Inspired by The Legend of Zelda and other classic adventure games, A Knight’s Quest is a quirky action RPG that blends exploration and combat with a unique sense of humor. Developed by Sky 9 Games, this epic journey will follow Rusty as he unintentionally causes the end of the world. What happens next is a quest in which the clumsy adventurer becomes a hero. The open world is filled with memorable characters, a bevy of collectibles, and plenty of monsters to fight. Players will control destructive weapons and elemental powers as Rusty goes from meddlesome teen to mighty hero. The game is out now, so let’s discuss what to expect in A Knight’s Quest.
In a narrative similar to other open-world adventure games, an unlikely protagonist must rise above adversity to defeat an immense ancient power. The main difference in A Knight’s Quest lies in Rusty’s culpability. He’s the reason why disaster is looming. He awoke the ancient evil—the magical crystalline shard that contains the demonic monster capable of ending all life in Regalia. Therefore, that blame provides the impetus for Rusty’s endeavors to right the wrong. The persistent prodding of his well-informed colleague Valery also helps. But that marks the major distinction between the story of A Knight’s Quest and the classic adventures that were inspirations for Sky 9 Games.
To restore balance, Rusty must seek out the Spirit Knights and the Divine Weapons. Elemental control of the wind, fire, and ice will help the young adventurer traverse the treacherous parts of the land and defeat the undead and other monsters starting to overrun areas that used to be peaceful.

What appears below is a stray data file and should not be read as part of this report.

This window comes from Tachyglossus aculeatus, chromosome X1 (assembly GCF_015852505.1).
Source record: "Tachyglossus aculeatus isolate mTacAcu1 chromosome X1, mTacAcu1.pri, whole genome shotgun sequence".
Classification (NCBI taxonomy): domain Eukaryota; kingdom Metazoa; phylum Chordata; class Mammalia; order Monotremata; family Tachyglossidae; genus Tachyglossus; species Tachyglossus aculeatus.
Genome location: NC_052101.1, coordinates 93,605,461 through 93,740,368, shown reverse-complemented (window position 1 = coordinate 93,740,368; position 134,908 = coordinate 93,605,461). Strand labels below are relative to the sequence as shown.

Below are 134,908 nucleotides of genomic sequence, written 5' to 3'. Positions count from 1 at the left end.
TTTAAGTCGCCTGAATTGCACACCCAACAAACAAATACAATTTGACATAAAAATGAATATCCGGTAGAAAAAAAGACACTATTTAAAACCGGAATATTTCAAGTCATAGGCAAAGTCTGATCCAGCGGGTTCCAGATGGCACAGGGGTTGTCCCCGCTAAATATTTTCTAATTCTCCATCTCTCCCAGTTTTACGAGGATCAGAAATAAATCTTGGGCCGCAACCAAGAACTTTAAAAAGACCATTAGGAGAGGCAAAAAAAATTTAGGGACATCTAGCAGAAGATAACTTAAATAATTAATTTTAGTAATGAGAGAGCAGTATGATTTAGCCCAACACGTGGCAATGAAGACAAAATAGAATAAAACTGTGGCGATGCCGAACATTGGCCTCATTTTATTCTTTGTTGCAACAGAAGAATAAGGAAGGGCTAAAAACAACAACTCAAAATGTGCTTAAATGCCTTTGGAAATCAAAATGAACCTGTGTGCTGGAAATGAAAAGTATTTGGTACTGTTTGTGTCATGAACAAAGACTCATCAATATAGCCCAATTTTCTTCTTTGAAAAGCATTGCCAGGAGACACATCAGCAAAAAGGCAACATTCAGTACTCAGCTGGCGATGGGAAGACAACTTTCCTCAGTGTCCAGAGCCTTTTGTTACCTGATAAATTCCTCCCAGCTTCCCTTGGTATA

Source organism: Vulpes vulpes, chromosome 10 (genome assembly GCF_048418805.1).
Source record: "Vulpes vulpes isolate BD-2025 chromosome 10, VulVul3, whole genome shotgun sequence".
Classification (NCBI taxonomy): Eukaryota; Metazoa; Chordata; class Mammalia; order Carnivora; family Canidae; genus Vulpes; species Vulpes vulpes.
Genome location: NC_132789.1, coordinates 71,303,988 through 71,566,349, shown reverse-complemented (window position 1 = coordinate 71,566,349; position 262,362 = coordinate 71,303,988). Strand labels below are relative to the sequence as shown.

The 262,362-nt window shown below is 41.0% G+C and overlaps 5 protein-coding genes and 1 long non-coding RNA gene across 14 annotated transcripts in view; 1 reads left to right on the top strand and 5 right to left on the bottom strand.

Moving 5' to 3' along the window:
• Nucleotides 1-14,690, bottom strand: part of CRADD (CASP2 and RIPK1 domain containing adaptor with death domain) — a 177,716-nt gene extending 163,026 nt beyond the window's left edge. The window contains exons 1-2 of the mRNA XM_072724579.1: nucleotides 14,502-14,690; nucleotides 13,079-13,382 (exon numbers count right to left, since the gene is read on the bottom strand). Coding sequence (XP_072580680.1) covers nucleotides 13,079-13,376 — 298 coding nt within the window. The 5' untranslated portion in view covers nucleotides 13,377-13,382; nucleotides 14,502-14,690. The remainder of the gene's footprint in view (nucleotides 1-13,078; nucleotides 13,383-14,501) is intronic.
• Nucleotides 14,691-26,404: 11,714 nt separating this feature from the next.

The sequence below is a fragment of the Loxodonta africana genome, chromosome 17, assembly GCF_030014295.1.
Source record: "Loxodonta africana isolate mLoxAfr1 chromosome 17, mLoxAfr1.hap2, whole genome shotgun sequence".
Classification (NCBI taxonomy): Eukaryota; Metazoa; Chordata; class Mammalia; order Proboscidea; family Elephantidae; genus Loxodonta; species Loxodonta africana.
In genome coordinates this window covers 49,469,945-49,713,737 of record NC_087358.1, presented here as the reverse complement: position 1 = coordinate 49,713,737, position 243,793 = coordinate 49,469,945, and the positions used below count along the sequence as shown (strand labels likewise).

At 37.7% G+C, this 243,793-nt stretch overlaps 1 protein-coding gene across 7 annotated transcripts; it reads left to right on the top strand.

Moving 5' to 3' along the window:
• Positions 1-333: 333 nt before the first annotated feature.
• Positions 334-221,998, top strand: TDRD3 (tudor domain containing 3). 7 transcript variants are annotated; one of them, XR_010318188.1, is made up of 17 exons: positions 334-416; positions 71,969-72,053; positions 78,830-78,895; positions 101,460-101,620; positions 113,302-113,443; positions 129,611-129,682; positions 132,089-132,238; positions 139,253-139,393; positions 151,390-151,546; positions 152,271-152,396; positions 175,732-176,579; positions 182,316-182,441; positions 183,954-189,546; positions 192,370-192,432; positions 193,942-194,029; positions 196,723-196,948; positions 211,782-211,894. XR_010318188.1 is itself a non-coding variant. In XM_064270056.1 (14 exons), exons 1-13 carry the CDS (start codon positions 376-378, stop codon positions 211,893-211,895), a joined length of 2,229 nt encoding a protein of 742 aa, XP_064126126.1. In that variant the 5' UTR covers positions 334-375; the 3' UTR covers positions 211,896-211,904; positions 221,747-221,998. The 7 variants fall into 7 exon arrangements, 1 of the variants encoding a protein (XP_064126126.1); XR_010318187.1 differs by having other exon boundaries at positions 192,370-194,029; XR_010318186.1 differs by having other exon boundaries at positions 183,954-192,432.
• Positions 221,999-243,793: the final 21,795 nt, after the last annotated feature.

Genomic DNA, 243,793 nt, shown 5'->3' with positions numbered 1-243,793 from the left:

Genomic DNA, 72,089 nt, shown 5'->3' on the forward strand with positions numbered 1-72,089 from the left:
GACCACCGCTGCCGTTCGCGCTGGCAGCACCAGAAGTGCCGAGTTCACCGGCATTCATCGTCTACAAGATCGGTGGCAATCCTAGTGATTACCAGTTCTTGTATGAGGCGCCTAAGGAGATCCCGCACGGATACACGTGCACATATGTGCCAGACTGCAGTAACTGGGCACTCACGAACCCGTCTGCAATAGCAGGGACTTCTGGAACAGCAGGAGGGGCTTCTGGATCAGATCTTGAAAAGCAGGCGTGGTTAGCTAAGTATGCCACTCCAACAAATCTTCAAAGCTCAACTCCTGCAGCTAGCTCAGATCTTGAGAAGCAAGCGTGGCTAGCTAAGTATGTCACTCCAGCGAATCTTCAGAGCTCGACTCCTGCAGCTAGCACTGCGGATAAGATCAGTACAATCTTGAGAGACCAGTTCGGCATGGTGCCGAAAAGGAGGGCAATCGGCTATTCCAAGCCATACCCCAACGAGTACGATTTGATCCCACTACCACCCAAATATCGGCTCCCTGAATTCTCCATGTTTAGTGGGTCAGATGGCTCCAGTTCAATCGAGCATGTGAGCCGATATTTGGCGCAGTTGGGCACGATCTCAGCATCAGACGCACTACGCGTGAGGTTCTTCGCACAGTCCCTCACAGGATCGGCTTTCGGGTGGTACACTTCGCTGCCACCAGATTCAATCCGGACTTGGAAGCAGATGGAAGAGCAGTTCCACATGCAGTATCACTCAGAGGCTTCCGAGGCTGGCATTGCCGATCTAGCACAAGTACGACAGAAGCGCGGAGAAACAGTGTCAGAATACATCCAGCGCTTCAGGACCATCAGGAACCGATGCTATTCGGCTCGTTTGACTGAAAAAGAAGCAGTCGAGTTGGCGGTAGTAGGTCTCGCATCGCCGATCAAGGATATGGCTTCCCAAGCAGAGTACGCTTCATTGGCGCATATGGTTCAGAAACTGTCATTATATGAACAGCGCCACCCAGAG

Along the way, Rusty will encounter other hapless humans throughout the world, and there are different races of creatures that populate the biomes. Sentient slimes. Flying hockey pucks made of rock. Long-limbed stoner ice bros. Tiki-masked fellows. Skeletons. Lazy-eyed blobs. There are many interesting characters with whom players can interact during their odyssey.
Sky 9 Games does an admirable job injecting humor into their story. Thoroughly doused in sarcasm and silly, the rejoinders might wear on you before the game is over. The juvenile remarks also reference tropes in adventure games with a sly wink. It’s just a matter of taste whether you’ll appreciate the effort or roll your eyes.
There is a lot to do in A Knight’s Quest. There are collectibles scattered across Regalia that will improve your character and unlock new potential. There are dungeons and side quests and weird NPCs with strange requests. And there is the main storyline that threads through all of that. There is a combat system with blocking and parrying and dodging and attacking and combos. Puzzles and traps and challenges and boss fights. Quippy dialogue and zippy music. All sorts of shenanigans. No lack of content and easily between 30-60 hours of play. The only issue is the quality of what’s there. Once you peel back the superficial layer, these components are relatively shallow.
Regalia is a big place with numerous areas to explore. Except you can’t interact with the map. You can’t zoom in or out. You can’t ping anything. The crystals that promise the act of fast travel are unavailable until much later, which forces players to cross large distances for seemingly no reason.